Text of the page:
Embedded vision is the practice of integrating computer vision into computers to analyze images or videos. In conventional methods, the camera and computer are two separate entities that often take up space and cost more to build. Vision systems often rely on the computer with an interface card to import images from the camera. It also needs to use image analysis software. All these systems can be bulky and complicated to manage.
Recent advancements in technology, however, have allowed cameras and processing boards to become smaller and more powerful. As such, they are easier to integrate into systems without considerable cost increases.
Embedded vision essentially combines embedded or microprocessor-based systems that perform dedicated functionalities inside a network and computer vision devices or those that can analyze images. This combination allows machines to carry out intelligent tasks.
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What Are the Use Cases of Embedded Vision?
The use of embedded vision is increasing, with a host of industries enjoying several advantages. The systems’ compact size, cost-effectiveness, and energy-efficiency are just some of these. Given that, embedded vision systems are used for applications such as:
Embedded vision systems are used in developing robotic arms. The technology lets developers improve the capabilities of robots so these can see and react to their environment. As such, more flexible and productive machines are created.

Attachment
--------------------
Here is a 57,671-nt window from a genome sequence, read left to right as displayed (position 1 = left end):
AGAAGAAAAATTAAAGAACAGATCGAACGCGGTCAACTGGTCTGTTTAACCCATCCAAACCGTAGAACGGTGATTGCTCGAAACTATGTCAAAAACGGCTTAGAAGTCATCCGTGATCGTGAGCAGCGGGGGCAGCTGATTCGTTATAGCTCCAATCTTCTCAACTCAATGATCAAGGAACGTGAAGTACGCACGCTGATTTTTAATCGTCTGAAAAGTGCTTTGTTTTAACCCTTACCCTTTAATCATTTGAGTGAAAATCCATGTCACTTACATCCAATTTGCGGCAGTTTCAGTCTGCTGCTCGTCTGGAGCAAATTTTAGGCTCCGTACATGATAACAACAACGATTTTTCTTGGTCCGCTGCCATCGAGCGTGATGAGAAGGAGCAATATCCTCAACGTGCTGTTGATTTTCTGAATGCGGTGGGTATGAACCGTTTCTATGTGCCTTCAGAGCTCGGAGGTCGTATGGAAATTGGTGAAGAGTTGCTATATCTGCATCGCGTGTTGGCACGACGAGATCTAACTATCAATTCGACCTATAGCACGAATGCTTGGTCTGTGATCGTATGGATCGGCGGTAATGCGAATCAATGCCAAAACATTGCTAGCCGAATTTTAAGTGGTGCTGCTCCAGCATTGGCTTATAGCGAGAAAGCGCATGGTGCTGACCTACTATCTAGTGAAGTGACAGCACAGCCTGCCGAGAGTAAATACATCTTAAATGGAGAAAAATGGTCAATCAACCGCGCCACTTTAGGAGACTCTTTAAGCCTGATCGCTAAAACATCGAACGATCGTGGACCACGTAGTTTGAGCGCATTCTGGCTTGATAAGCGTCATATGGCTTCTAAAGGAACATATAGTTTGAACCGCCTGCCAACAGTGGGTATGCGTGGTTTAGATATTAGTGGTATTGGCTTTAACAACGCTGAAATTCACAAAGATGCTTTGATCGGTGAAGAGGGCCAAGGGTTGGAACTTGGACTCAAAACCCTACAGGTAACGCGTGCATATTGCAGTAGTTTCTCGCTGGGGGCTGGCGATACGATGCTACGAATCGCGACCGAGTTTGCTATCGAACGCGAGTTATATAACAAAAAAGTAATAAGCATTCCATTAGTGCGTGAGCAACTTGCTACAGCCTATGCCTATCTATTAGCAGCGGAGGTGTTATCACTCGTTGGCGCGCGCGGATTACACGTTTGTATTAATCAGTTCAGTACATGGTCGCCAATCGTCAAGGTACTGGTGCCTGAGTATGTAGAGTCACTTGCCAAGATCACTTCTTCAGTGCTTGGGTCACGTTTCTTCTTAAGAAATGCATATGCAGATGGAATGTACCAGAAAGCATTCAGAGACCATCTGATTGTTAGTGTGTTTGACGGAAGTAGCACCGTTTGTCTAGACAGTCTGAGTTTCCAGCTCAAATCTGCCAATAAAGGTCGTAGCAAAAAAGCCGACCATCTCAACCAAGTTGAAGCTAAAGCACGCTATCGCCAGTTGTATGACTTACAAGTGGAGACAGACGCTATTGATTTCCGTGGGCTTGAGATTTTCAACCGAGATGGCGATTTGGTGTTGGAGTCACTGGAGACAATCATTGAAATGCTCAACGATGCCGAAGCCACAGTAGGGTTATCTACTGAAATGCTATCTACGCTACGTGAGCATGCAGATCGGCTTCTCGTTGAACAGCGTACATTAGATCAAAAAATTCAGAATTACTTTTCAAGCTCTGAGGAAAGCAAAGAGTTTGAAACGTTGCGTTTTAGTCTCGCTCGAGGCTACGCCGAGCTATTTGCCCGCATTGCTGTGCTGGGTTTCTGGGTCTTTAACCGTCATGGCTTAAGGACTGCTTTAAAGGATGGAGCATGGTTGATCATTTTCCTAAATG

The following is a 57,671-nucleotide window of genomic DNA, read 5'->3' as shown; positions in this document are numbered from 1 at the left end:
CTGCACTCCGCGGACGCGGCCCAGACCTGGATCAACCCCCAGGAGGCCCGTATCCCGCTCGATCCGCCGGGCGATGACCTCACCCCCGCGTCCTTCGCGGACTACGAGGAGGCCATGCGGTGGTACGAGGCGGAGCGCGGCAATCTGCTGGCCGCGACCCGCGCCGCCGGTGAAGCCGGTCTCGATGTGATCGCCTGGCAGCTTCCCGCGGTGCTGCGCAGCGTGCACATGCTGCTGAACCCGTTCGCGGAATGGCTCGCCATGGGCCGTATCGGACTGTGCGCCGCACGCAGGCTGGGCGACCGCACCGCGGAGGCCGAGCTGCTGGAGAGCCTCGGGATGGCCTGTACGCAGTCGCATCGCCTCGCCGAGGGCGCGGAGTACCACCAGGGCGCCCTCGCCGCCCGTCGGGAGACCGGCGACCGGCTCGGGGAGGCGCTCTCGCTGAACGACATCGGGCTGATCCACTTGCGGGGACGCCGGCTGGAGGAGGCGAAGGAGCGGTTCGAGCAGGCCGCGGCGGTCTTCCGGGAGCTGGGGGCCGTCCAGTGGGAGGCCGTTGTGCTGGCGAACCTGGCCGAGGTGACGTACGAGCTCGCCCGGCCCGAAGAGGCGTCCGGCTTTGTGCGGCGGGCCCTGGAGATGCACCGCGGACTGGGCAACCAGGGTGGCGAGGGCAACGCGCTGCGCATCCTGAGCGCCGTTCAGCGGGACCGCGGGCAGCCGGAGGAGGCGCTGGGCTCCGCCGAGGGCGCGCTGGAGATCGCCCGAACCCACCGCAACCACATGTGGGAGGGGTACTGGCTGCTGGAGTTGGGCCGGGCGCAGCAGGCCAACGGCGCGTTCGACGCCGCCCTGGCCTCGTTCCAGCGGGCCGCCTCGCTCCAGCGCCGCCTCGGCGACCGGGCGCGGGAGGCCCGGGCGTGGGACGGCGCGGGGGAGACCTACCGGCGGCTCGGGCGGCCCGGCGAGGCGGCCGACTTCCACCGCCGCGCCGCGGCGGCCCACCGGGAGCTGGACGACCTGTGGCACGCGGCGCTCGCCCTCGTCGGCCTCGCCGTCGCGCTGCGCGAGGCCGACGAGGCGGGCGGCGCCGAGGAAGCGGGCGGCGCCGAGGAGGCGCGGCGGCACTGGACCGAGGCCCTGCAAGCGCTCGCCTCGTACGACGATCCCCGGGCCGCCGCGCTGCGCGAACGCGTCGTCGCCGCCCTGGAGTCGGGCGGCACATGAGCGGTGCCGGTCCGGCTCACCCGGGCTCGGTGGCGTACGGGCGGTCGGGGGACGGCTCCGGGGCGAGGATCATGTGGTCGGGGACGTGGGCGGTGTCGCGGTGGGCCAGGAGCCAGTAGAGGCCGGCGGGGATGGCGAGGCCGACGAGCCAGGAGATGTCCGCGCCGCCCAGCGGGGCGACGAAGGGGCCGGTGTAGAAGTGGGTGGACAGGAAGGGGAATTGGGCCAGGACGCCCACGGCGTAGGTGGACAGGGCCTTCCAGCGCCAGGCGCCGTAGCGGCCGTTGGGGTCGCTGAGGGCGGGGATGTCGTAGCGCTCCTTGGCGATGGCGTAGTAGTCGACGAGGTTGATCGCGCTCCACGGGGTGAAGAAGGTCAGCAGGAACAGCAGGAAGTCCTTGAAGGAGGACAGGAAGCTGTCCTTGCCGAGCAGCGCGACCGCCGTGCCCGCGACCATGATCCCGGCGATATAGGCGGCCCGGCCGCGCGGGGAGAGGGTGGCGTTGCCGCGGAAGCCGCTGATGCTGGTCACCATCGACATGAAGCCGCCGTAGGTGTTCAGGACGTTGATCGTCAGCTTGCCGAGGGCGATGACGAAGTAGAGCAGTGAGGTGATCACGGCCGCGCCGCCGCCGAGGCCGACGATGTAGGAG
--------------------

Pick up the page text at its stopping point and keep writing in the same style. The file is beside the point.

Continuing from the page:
Embedded vision allows robots to see and analyze what items to pick and where to place them in assembly lines, making the process more organized. It also lets robots carry out the necessary quality checks and inspections.
These processes can help the manufacturing industry save tons of resources involved in manual labor, repairs, and testing.
Embedded vision is also proving beneficial in the healthcare industry, specifically cancer detection, particularly for skin cancer. One mobile app funded by IBM uses the technology to detect skin cancer signs in moles. Users can take pictures of their moles and send these to the system. The machine then does a real-time analysis of the mole’s condition. The app uses an algorithm that can determine if a mole is cancerous or not. The app also searches for dermatological specialist recommendations for added convenience so users can start immediate treatment if needed.
In an era where technology plays a crucial role in the transportation industry, the introduction of embedded vision technology can help improve self-driving automobiles’ capabilities. It can incorporate gesture and facial recognition systems into cars to easily detect barricades and other road hazards.
A self-driving car, for instance, can have embedded vision sensors to check the driver’s eye and head movements for signs of sleepiness while driving. It can also automatically control other functionalities such as the stereo volume.
In some places like airports, business establishments, schools, and retail stores, embedded vision can identify faces in real-time. With an artificial intelligence (AI)-powered device, authorized personnel can easily recognize faces to see if the people coming in and out are suspicious.
In an industrial setting, employees will never have to swipe their security cards to unlock a door. A camera endowed with embedded vision can immediately verify the faces of authorized individuals and automatically grant access. In school, the technology can check if the people picking up the kids are parents or authorized guardians.
Embedded vision systems may not entirely replace computer-based ones, but their applications are already making a massive impact across industries.